Wednesday, November 13, 2013

The Depopulation of Thinadhoo: A survivor Relates her Tragic Story

It was January 31, 1962, fifty years ago.  Amina Faanu was just 19 years. She was at home with her one-and-half-year old son Mohammed Shakeel and three women. Her husband was on a trip to Addu Atoll. Being morning Amina was busy taking care of Shakeel and attending to domestic chores.  She had no premonition that her life was going to take a sudden precarious turn by sunset.

By then, unknown to her, MV Silver Crest had cast anchor in Thinadhoo. Onboard was Prime Minister Ibrahim Nasir accompanied by a battalion of Maldivian soldiers on a mission to quell the second rebellion in Thinadhoo.  Nasir asked the islanders to surrender, but they refused. 

Amina Faanu was jolted by a loud noise followed by a commotion. The noise increased and got closer engulfing the whole island.  When she looked around there was pandemonium.  Soldiers had invaded Thinadhoo and opening fire on the inhabitants.


“we all ran to a nearby house to escape. Shakeel was only one half years. The poor boy was crying with fear,” Amina recalled.

There were several others in the house where Amina took refuge.  Soldiers were running all over the island. They were running amok. Amina and her group covered in silence.

“They were trespassing on private houses and looting the whole island. Then there was an announcement that everyone must leave the island by 4 pm,” Amina said.

There is an island close to Thinadhoo –Thinadhumaafushi. In low tide one could wade across to the uninhabited island. Amina and fellow islanders went there, leaving their homes and belongings. They could take only their children and whatever little they could manually carry. 

“When the order to leave came, we had little choice. We waded to Maafushi in waist high water. We didn’t even have a drop of drinking water. Soon we were told we were to evacuate Maafushi too by 5 pm. What could we do? We returned to Thinadhoo,” Amina, now 70, recounted the harrowing tale.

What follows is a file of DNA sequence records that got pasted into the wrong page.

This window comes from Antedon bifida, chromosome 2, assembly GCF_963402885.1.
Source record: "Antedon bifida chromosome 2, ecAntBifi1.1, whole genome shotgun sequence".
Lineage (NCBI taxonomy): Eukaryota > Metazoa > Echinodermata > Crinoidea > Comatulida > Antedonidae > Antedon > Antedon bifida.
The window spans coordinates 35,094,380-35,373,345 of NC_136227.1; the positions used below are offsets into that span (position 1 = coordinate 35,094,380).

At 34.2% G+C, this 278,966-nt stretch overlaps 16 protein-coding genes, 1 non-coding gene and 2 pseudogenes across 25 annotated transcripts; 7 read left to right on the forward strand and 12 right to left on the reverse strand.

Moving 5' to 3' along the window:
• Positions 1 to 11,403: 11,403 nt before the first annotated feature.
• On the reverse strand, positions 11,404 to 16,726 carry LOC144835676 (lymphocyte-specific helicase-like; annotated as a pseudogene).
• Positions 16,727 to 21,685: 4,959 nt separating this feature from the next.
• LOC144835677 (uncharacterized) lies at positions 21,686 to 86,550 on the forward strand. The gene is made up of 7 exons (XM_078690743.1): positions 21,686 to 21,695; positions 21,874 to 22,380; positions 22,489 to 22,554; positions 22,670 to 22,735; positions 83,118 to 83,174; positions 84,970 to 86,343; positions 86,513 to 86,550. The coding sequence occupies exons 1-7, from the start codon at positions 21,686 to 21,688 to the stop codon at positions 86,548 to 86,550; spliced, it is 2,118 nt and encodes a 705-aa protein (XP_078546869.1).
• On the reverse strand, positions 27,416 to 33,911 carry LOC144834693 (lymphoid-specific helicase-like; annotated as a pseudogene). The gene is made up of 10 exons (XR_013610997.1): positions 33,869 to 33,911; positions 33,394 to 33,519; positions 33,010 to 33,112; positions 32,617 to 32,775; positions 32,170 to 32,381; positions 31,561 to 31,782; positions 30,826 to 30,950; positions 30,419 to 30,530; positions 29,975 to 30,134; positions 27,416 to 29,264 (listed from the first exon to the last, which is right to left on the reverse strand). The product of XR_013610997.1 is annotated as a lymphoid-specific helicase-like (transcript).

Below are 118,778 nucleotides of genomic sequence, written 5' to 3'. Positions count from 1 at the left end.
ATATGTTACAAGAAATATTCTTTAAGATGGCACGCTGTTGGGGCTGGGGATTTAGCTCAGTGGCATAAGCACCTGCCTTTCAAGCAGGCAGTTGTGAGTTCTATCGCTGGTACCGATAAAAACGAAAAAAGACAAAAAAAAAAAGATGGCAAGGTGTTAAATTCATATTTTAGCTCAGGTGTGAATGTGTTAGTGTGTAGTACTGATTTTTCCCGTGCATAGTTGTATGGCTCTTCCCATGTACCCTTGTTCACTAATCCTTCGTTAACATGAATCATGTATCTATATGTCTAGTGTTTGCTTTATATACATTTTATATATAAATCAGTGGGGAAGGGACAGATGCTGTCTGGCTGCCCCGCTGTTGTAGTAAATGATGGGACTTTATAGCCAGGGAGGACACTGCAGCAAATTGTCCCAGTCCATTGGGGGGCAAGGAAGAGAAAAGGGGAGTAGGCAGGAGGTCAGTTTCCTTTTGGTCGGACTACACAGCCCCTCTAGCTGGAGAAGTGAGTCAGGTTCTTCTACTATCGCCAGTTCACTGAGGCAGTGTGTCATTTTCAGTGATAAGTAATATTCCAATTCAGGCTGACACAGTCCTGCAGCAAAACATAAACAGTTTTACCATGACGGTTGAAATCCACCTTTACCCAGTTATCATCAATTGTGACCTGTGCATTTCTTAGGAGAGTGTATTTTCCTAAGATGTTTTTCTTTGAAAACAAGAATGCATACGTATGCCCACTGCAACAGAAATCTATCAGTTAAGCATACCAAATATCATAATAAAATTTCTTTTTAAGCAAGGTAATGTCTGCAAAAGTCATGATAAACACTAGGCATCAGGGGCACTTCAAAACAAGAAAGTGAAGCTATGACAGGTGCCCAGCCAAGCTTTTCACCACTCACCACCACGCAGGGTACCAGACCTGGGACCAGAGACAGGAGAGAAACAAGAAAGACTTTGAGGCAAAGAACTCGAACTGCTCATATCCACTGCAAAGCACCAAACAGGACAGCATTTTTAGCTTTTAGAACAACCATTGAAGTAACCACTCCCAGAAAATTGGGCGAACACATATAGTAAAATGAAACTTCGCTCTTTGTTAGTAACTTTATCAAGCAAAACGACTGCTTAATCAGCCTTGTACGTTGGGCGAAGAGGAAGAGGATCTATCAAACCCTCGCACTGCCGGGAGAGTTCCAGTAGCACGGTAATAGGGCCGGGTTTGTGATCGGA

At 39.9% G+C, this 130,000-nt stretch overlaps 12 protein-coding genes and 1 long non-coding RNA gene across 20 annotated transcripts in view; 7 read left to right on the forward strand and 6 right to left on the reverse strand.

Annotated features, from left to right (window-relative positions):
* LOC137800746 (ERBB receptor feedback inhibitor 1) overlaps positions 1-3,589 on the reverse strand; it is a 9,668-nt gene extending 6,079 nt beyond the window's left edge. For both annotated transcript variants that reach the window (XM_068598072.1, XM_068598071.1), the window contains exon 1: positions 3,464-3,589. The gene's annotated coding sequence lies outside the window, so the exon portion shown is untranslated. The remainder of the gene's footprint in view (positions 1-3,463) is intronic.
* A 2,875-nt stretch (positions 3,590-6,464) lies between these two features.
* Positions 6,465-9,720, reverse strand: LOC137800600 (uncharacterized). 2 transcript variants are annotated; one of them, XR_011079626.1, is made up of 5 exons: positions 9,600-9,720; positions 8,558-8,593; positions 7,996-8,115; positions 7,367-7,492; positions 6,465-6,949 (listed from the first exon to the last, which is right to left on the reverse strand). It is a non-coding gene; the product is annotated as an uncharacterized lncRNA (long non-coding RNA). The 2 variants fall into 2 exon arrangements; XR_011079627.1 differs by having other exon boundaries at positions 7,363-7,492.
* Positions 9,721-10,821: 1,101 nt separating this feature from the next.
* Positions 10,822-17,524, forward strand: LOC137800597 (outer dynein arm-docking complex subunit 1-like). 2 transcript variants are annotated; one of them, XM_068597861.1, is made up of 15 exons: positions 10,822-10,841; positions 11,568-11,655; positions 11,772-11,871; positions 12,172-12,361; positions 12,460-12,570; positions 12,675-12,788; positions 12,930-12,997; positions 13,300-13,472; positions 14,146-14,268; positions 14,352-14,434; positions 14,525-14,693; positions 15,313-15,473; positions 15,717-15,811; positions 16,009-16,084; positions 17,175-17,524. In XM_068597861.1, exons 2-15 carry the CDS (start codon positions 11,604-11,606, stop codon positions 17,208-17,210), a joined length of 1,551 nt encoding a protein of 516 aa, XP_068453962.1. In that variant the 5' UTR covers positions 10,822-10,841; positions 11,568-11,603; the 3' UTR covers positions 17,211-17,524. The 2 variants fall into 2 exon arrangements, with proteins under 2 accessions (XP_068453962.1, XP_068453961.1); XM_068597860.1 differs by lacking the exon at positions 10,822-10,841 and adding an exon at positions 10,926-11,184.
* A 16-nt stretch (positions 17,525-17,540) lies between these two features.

Amina’s group walked along the beach, too scared to go inland. Her small son picked up a razor blade on the beach and accidentally slashed his head with it. He was soon soaked in blood. But Amina could only watch helplessly. There was no possibility of going inland for help.

“I didn’t think the boy would survive. I could never imagine I’ll ever get the chance to bring up the boy with love and care,” Amina recalled.

They waited endlessly in Thinadhoo beach, trying to deny the reality of the terrible sounds they heard and the dark scenes they saw. They eventually left for the island of Kafena near Thinadhoo. There she prepared a local remedy from gingelly oil and ash, the only treatment she could use on her sons wound.

Amina and her group spent four days in Kafena, which is an uninhabited island with no shelter except for a dilapidated house, too small for the large number of refugees. They survived on whatever they brought.

“We suffered a lot on the island. Luckily I had a bit of rice my mother gave me before I left. With that I fed my son and ate some myself,” Amina recalled. 

Amina got some relief on reaching Kaadeddhoo, another uninhabited island. By then on February 4th 1962, the government had declared Thinadhoo an uninhabited island. So refugees from Thinadhoo settled elsewhere.  Amina herself moved to Fares-Maathoda after a few days.

Going back in history, the southernmost atolls had declared a separate state. Later in 1959, Prime Minister Nasir had gone to Thinadhoo and brought the island under the control of the Male government. But Thinadhoo had rebelled against the government for a second time. 

The Government’s decision to depopulate Thinadhoo to control the rebellion was tragic for the islanders, leaving them to suffer for long. Amina could return to her home island only after four years.

As Amina was recounting the story of how the soldiers invaded Thinadhoo and expelled the inhabitants, she had to stop several times, finding it difficult to continue. 

“Now my children are grown up. They are educated and can take care of themselves. I am happy about that,” she expressed. 

Even at 70 years, Amina has not stopped working. She makes arecanut powder, juice patty, and chili fish for sale.  She does not claim the 2300 rufiyaa dole paid out by the government for senior citizens above 65 years. Why?

“I still have one mission left –to go to Hajj on behalf of my mother,” she answered.

When Prime Minister Nasir evacuated the island, Thinadhoo had 4800 inhabited islands. The government has still not revealed the official death toll of the invasion.  Thinadhoo was repopulated with 1800 people in 1966. 

[Translated from Hassan Mohammed (2013). Haveeru Daily. Retrieved 13 November 2013 from ]
Amina Faanu's photo courtesy Haveeru Daily

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